Plymouth Prowler Modern Classic Dec 6, 2016 by Cedric (Driver Weekly)

The Plymouth Prowler is a striking roadster, although not everyone will agree that this model can be referred to as a classic. The concept first made its debut in 1993 in Detroit at the North American International Auto Show. Right from the start, it appealed to enthusiasts enamored with its “hot rod” style, and a production model was released in 1997, 1999-2000, and as the Chrysler Prowler in 2001-2002. It can be a significant challenge to find this vehicle, however, as it only had one generation and only 11,700 models were produced.

Original Design

When the Plymouth Prowler made its debut in Detroit in January 1993, it was a showstopper with its sportster styling unlike any other car on the market. Later that year it appeared at the “Goodguys” Spring Nationals in Pomona, California, a genuine hot rod show, and dealers got enthusiastically behind the vehicle later that year. In 1994, it appeared at the auto show again, and engineering began building the vehicle. The production model hit the road in 1997. Realistically, if you look at any model year of the Plymouth Prowler, you will notice striking similarities, as it didn’t change too much throughout its life. It only lasted a single generation and always had a front engine, rear transmission, and rear-wheel drive. The Prowler stands out with its open front wheels that resemble an Indy 500 racecar.  

Engine History

The 1997 Prowler ran on a 3.5-liter 24-vavle SOHC V6 engine found in Chrysler LH cars. This engine generated 214 horsepower at 5,850 rpm. For the 1999 model year, the Prowler received an upgraded engine with 253 horsepower at 6,400 rpm. This was simply a variation of the original engine. In either case, the roadster worked with a four-speed semiautomatic transmission from Autostick. Some originally criticized the V6 engine as too small for a hot rod, but it had similar or better output to V8 engines. The original engine was able to reach 118 mph, where it stopped thanks to electronic limitations, and the aluminum car went from 0 to 60 mph in 7.2 seconds. When it was updated in 1999, the 0-to-60 sprint only took 5.9 seconds and the electronically limited top speed increased to 126 mph.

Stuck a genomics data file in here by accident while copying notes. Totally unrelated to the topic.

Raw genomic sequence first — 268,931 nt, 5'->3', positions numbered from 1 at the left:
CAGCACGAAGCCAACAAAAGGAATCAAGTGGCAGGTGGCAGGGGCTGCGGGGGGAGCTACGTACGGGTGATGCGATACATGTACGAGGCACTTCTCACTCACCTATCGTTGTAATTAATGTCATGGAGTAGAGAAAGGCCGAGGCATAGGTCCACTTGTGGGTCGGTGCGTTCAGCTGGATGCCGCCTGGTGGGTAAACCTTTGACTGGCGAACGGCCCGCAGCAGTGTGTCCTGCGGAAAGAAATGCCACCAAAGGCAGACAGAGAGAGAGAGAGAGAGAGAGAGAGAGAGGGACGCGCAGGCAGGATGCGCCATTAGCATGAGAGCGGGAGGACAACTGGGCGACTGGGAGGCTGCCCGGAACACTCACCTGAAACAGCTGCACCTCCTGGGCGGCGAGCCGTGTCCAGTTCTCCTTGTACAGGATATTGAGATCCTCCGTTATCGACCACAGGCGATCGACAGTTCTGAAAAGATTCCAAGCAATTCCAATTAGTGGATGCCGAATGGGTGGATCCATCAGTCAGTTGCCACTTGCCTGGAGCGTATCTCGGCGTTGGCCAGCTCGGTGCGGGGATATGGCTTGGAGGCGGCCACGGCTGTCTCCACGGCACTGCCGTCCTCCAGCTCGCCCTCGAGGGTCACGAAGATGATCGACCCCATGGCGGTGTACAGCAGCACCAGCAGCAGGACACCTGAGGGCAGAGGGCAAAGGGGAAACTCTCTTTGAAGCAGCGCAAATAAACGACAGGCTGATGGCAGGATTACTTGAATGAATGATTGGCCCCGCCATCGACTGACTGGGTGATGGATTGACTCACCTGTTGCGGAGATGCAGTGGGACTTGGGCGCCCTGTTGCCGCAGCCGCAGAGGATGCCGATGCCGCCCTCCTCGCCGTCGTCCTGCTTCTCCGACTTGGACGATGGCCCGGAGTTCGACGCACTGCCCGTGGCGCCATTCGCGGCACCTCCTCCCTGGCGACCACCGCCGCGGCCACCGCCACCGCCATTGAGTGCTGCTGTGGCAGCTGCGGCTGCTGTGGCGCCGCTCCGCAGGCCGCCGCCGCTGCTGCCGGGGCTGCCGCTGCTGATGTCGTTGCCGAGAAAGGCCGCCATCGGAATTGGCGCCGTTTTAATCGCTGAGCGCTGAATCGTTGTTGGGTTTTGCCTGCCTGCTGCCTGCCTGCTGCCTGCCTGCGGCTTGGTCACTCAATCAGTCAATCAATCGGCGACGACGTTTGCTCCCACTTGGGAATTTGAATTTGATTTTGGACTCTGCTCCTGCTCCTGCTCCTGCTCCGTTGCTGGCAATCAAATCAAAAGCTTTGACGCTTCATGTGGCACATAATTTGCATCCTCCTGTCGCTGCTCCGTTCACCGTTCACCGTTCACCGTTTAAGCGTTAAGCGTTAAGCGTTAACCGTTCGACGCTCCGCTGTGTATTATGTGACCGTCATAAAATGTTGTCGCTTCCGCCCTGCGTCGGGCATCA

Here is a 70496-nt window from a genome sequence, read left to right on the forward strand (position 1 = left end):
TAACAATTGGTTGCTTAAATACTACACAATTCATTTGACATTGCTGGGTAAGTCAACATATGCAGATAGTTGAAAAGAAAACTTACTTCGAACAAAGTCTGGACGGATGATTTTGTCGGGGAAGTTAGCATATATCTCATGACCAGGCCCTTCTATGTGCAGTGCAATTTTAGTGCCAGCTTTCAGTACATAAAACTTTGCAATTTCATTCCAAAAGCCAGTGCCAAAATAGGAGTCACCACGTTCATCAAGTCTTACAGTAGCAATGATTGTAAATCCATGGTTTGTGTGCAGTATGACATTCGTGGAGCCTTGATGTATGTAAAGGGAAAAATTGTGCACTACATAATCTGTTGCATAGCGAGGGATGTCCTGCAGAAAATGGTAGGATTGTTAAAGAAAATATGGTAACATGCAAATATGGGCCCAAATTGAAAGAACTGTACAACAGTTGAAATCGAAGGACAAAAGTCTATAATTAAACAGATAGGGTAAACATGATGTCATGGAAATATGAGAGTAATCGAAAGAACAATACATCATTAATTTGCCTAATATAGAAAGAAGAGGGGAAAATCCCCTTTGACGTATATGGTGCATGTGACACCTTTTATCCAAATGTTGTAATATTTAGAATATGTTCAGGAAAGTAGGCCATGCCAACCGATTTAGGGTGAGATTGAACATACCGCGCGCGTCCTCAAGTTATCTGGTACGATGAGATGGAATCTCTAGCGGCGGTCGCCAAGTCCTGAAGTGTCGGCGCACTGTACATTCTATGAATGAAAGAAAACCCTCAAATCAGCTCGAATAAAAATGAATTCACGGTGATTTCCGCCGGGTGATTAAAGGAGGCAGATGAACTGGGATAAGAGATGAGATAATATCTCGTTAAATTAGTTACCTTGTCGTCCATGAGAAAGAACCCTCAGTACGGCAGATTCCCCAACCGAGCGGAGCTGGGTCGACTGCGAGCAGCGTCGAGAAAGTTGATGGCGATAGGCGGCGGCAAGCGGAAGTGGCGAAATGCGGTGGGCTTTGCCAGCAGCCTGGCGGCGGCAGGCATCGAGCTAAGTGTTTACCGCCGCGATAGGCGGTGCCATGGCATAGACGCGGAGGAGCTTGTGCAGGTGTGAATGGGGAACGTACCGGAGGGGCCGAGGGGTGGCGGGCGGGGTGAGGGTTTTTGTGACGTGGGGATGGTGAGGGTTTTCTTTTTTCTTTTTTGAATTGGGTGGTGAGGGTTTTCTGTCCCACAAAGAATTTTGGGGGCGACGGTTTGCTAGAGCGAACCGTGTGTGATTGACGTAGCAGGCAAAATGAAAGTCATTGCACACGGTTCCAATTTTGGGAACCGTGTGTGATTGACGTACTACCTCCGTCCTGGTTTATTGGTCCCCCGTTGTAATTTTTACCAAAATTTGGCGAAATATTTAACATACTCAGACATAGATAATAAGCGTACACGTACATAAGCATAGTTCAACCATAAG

Its Brief History

The Plymouth Prowler officially began production in early 1997 in limited quantities. That year, there were 457 Prowlers built, only in purple, and most of which were for sale in the United States. When the 1999 Prowler appeared at the Los Angeles Auto Show, it had the new all-aluminum engine and was purple with silver wheels. In March, a yellow model with silver wheels was added to the lineup. Black was added in October with chrome wheels. Red arrived in February 1999, and production continued to switch between the various colors, focusing on one at a time. In 1999, the run-flat tires got a softer sidewall, low-friction ball joints became part of the rear suspension, and there were new suspension springs and shocks. This year also saw an auto-dimming rearview mirror and new radio, plus a production run in silver. Two-toned Prowlers arrived in January 2000. Throughout its remaining history, there were also models in bright silver, black and silver, black and red, orange, midnight pearl, and Inca gold.

Drivers were eager to purhcase one of these limited roadsters. The unique styling and performance of the Plymouth Prowler make it a modern class.


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